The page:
At the age of four, Emily Sauer, of Chanhassen, has already read over 1,000 books. Educators encourage parents to get their children reading at an early age for many beneficial reasons.
Kristyn Haberkorn was a first-grade teacher for nine years. When she started a home daycare program, she naturally promoted literacy to the young children.
The children would start out with simple books and as they learned the difficulty would increase. She also had the children do writing activities because it applies what they’re learning about while reading, she added.
Soon, Haberkorn started sharing the concept with people who weren’t in her daycare and coined her business, Learning To Read By Reading. That was about 15 years ago. Now, she is a sixth-grade teacher and continues to help children with their literacy.
“Every single child that learns to read is a success,” Haberkorn said.
Haberkorn is based in Cannon Falls. For some students, she tutors them in her home or theirs. For other students who live farther away, such as Emily, she sends books in the mail and coaches their parents on how to promote good literacy skills.
Haberkorn typically works with children ages 3-5 years old. In her experience she has seen that having the skill of reading as children enter kindergarten is beneficial. She works mostly with children from Minnesota but has had clients from Wisconsin and as far away as Georgia.
“It instills a lot of confidence in children. When they get to school, they already believe that they are readers,” Haberkorn said.
Emily’s mom Amy Sauer started her oldest son Aiden Gergen in the Learning To Read by Reading program because he was in Haberkorn’s daycare. Her other two sons Noah Gergen and Tate Sauer also participated in it.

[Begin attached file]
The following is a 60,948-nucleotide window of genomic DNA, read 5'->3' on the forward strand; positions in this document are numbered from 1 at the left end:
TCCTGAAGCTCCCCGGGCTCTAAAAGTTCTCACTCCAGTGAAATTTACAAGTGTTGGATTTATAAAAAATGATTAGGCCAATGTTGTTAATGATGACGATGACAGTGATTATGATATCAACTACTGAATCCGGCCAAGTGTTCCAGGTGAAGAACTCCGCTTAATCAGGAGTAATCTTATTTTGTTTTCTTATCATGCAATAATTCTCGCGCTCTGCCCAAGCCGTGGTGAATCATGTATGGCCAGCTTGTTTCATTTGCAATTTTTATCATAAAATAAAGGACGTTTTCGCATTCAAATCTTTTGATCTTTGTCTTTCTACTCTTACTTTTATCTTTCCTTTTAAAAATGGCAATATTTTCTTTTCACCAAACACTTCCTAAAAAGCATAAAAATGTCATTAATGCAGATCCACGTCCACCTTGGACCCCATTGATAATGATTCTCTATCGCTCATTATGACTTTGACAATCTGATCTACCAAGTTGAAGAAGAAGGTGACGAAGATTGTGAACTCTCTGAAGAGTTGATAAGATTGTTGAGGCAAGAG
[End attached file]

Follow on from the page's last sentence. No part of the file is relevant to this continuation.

For Amy, it was important to encourage reading early in her children’s lives. Starting early gives them a solid head start and gives them confidence, she said. It’s great for them to go into the school environment with a solid foundation.
“Learning To Read By Reading makes a huge difference with helping the whole learning process,” Amy said. “It’s an awesome opportunity to give success to your children.”
Emily began reading just shy of turning 3-years-old. Some of the books that she enjoys the most include humor or are about family or animals, Amy said. Haberkorn estimates she is now reading at a kindergarten to early first grade level.
The program has gone beyond learning, in Amy’s opinion. It even enhances the relationship between parent and child, she said. Now, when they’re driving down the highway they can read signs and play the alphabet game. She and her husband can snuggle on the couch with Emily as she reads her books.
“She’s confident,” Amy said. “She knows she’s a reader.”
Through her time with the program, Emily goes through times when she’s very motivated to read and others when she is less inclined. That probably has to do with their routine and structure, Amy said. When Emily is in the routine of reading everyday it’s just normal and not a question, she added.
According to Amy, Haberkorn’s tutoring is a great asset. She knows what she’s talking about, is tuned into children and how they learn and knows how parents can work with their children. Working with Haberkorn remotely is “like a best kept secret,” she said.
Helping children read is something Haberkorn is passionate about. She cares about literacy in the world and has had a lot of success with seeing children learn to read. If she can make a difference and promote reading early, that’s worth a lot, she said.
“I say it’s kind of magical, but yet it’s only magical if you put the time and effort into it,” Haberkorn said. “It’s really a neat process.”